Take to the Sky by Karen E. Black is the final novel in the Devereux Cousins trilogy. We follow D’Arcy “Dace” Devereux and his wife Liza as they investigate and testify at an inquiry into childhood sexual abuse at an eastern Ontario institution (this is hinted at in the second novel in the trilogy Feeling for the Air). By now the couple has six children and their firstborn, Micah, is seventeen. At the beginning of the novel Black introduced a character not found in the first two novels. I appreciated this sudden spring of entirely new information. Instead of digging up characters we had already met, we read about Kathleen Aldous, a butterfly researcher who operates a sanctuary in Mexico. She has a connection to Dace, which I will not spoil for future readers. Take to the Sky tracks the lives of Liza and Kathleen and Dace’s connection to them. We also learn about a teenager named Mariposa and Micah’s connection to her. Why is their relationship a taboo? What is the link between the Devereux couple and the sex abuse scandal? These questions find answers in Take to the Sky.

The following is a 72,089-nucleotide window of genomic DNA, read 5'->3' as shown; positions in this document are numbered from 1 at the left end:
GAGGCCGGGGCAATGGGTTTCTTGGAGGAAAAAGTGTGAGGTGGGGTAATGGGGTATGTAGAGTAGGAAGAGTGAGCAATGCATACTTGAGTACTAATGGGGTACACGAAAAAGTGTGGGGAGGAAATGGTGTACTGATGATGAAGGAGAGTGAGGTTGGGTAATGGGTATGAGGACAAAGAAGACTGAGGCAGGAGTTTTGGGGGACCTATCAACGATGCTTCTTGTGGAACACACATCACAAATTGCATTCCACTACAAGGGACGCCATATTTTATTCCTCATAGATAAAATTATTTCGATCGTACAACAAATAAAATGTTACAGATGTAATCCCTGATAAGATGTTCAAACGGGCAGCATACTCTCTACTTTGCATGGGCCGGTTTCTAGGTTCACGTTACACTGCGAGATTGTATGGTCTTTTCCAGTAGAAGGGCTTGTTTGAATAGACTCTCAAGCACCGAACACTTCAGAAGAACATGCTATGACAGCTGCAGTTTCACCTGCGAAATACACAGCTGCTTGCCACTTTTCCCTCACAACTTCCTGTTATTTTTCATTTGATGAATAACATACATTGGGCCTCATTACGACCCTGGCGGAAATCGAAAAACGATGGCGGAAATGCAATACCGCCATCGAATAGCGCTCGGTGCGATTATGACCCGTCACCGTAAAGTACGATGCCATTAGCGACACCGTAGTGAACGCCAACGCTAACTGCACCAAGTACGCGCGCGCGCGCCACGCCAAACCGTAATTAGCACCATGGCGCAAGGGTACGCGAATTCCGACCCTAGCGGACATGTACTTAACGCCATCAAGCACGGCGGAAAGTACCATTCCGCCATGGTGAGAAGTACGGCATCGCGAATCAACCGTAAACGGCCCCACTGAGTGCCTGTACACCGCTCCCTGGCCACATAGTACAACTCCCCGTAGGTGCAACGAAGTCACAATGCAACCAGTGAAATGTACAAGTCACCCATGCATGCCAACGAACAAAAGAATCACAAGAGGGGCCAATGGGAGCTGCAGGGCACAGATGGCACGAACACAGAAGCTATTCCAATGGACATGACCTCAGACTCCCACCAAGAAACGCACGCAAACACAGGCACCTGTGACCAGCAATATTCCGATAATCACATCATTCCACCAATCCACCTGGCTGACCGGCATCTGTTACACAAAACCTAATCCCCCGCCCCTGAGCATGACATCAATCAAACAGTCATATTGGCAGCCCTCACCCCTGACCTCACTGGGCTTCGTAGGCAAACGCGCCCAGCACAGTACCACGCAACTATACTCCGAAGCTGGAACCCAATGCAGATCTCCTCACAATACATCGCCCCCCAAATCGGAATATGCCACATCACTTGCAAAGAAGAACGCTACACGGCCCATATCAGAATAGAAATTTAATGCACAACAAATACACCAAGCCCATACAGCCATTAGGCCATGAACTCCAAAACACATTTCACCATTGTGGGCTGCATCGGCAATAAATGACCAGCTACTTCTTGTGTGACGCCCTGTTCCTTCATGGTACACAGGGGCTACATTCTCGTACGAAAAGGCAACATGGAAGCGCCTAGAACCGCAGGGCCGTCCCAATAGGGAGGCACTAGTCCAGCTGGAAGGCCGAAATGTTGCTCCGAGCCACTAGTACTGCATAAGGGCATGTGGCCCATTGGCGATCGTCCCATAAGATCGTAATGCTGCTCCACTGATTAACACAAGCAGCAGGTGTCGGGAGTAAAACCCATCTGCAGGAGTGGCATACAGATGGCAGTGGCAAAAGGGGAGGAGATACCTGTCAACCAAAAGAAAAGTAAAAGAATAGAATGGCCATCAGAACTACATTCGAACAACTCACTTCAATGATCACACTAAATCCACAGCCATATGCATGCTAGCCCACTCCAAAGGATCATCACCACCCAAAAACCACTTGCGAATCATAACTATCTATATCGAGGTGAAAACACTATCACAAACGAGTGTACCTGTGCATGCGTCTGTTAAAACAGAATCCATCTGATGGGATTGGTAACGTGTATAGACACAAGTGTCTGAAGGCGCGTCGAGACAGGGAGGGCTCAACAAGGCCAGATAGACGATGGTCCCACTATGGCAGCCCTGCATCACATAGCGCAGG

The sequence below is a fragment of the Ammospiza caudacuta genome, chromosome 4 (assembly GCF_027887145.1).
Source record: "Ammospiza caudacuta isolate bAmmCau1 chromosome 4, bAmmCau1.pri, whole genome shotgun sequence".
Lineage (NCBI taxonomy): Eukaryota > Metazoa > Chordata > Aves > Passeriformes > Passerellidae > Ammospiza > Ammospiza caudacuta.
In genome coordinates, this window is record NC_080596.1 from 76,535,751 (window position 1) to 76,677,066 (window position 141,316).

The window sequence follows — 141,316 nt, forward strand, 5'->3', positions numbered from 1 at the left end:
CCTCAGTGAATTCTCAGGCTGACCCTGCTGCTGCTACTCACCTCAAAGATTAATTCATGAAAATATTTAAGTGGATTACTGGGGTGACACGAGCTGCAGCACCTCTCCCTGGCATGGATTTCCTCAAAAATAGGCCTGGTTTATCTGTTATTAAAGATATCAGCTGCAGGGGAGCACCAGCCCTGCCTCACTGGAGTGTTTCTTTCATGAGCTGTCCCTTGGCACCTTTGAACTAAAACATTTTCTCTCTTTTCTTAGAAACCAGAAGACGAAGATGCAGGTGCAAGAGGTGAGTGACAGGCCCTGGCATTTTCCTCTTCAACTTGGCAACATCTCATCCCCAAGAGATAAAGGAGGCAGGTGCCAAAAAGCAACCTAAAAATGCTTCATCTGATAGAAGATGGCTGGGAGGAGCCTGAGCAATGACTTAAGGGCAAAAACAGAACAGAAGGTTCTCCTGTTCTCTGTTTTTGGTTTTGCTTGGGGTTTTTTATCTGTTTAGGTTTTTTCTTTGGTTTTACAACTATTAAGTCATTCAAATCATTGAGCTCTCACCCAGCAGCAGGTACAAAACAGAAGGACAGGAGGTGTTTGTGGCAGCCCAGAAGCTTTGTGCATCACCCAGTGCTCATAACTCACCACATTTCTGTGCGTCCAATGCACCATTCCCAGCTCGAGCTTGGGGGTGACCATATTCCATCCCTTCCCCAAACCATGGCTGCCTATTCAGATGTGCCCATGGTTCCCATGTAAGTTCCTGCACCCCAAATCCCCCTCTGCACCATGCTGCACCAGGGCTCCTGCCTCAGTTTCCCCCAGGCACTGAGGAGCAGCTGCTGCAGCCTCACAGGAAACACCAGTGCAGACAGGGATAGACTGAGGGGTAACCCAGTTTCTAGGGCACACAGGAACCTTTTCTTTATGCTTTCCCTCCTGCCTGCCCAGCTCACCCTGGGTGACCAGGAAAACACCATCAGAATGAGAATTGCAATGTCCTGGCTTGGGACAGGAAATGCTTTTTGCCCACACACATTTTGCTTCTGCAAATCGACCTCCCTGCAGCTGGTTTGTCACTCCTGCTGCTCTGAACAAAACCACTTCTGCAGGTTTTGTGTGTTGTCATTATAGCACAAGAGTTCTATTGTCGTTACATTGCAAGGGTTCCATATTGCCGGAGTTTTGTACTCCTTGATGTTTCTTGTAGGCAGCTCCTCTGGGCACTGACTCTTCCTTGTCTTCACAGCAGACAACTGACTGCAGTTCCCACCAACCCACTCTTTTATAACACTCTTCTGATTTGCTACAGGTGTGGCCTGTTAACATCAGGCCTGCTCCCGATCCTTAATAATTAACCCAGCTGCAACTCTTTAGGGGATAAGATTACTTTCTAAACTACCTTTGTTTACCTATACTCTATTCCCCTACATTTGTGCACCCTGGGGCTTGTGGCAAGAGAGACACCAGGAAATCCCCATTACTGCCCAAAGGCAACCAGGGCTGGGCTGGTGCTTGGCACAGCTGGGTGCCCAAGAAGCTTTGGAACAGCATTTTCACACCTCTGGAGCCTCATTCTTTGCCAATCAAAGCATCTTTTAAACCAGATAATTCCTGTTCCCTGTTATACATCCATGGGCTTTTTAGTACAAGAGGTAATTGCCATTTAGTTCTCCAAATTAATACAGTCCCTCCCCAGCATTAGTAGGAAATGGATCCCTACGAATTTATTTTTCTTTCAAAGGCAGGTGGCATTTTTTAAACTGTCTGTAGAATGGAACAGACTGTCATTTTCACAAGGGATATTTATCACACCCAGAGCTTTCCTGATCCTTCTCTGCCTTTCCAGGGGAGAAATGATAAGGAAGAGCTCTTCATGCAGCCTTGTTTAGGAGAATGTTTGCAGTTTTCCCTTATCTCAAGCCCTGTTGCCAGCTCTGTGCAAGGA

Black, as a former reference librarian and genealogist, knows how to conduct research. Her story has its basis in actual events in Ontario history. I can imagine that Black has modelled her characters after herself, as they spend a lot of time researching, poring over stacks of old newspapers and using microfilm in trying to uncover deep family secrets. Black gets to the core of these secrets over the duration of the novel, as layers of deception slowly get peeled away.
Black has a good story to tell, but has not developed the characters as independent entities. They are not identifiable by their dialogue–a remark I made last time in my review for the second novel in this trilogy, Feeling for the Air. When I read lengthy conversations between the two it was an exercise of Ivy Compton-Burnett proportions in that I always had to flip back to figure out who was speaking.
In this novel, as in Feeling for the Air, the characters seem pathological in their obsession with what is written in the local newspapers and what others will find out from them. No one, especially kids under eighteen, cares about reading anything on newsprint. The novel takes place in the early nineties, still many years before the iPhone age, yet nobody at that time rested his or her fate on what a reporter printed in a newspaper. The following exchange between Liza and Dace, the parents of Micah, is ridiculous. They worry what their son will find out from the papers about the inquiry if he goes off to summer camp:
“‘And remember the light in those cabins, the first time we took him up there? Even if they get the paper, they wouldn’t be able to see well enough to read the news–‘